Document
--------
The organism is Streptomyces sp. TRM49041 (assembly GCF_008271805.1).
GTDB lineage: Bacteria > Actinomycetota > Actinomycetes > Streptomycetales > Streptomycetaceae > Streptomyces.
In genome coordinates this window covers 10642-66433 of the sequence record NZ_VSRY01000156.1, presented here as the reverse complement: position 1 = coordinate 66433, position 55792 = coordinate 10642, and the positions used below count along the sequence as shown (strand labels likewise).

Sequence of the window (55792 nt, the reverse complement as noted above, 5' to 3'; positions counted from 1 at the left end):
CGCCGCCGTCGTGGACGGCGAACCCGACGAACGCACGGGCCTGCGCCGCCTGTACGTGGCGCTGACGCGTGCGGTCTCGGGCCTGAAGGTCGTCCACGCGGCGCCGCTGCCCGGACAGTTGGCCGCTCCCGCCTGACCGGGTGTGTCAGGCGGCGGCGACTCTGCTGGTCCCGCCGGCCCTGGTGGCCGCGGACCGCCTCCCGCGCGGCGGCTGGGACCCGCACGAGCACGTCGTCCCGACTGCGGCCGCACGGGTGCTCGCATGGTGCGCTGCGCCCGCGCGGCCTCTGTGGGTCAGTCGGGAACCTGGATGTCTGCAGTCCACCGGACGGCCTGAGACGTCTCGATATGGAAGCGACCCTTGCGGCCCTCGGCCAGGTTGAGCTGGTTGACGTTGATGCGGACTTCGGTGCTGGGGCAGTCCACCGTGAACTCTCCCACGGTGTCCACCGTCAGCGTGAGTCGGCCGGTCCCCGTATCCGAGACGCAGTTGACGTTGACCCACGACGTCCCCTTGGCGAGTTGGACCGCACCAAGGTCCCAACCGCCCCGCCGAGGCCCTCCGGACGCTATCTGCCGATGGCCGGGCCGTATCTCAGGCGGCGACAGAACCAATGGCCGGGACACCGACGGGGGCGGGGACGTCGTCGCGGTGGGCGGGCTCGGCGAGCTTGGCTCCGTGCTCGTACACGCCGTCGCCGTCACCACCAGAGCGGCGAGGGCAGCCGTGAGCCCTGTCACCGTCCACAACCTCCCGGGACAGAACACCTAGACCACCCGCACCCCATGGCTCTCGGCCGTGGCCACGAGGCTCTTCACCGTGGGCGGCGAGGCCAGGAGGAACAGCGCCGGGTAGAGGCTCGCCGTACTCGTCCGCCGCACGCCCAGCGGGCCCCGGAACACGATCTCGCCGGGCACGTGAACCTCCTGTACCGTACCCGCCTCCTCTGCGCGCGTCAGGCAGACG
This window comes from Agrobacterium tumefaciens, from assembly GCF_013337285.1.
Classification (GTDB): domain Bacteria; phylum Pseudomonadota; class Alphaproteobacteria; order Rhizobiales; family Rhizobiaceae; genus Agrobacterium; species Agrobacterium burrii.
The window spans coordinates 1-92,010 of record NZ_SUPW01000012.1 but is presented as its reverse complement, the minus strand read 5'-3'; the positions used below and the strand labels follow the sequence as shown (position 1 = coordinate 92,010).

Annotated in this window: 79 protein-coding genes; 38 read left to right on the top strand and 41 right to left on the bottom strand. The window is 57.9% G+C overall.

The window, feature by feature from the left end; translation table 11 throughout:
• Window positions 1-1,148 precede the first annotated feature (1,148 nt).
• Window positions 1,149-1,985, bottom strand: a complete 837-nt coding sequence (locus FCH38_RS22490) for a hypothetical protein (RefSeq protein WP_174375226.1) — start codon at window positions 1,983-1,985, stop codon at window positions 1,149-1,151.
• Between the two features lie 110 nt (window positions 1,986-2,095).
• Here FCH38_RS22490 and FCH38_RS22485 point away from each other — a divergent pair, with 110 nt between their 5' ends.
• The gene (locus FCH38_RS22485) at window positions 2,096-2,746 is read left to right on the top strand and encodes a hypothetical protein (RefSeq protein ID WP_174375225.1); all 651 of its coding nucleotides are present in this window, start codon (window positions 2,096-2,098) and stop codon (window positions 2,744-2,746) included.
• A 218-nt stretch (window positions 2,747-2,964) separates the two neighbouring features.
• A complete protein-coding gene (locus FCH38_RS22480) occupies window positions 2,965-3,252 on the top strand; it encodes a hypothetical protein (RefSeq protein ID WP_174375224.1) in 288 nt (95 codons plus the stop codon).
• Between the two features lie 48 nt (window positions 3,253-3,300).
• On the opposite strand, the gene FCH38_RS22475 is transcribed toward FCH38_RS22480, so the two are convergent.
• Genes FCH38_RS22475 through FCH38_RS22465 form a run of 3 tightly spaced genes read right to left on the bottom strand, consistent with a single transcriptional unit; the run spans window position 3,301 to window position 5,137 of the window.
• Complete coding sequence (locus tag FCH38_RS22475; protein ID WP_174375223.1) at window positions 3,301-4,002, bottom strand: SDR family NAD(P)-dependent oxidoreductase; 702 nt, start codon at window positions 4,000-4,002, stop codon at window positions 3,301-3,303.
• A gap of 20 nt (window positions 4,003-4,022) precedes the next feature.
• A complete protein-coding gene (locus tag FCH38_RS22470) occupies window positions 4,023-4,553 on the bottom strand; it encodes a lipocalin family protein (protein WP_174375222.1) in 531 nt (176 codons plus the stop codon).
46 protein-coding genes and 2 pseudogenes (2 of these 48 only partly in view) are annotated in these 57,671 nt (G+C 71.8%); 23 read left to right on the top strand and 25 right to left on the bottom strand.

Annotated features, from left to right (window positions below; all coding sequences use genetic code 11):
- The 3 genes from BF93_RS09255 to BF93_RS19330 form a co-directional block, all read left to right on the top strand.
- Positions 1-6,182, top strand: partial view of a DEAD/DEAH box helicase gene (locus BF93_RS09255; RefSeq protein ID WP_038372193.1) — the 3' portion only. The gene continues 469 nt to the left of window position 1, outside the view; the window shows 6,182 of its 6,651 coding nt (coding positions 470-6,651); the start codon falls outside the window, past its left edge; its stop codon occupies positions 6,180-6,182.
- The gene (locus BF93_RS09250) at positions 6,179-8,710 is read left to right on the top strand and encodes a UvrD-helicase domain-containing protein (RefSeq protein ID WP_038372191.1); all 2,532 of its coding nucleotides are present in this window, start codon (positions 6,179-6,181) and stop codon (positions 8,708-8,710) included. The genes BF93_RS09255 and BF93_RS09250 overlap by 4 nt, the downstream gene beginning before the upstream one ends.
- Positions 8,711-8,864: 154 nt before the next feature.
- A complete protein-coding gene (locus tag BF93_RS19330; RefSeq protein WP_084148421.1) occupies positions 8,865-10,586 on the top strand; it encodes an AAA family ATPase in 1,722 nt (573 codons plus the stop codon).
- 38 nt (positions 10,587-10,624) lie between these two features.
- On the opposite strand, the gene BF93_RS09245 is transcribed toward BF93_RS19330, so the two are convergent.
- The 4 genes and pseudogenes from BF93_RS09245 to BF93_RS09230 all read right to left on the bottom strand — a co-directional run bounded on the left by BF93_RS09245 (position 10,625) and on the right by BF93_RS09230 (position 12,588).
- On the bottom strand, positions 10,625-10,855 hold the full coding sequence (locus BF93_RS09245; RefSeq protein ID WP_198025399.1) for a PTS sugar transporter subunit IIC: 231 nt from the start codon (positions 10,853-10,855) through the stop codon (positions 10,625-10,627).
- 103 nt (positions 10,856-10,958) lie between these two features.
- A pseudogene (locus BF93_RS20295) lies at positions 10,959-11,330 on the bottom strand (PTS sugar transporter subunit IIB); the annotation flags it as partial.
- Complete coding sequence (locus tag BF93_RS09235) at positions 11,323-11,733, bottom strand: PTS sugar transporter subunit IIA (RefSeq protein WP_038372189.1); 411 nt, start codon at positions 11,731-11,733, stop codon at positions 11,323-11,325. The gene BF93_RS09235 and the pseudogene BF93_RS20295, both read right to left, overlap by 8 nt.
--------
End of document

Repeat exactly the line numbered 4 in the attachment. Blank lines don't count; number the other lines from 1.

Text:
Sequence of the window (55792 nt, the reverse complement as noted above, 5' to 3'; positions counted from 1 at the left end):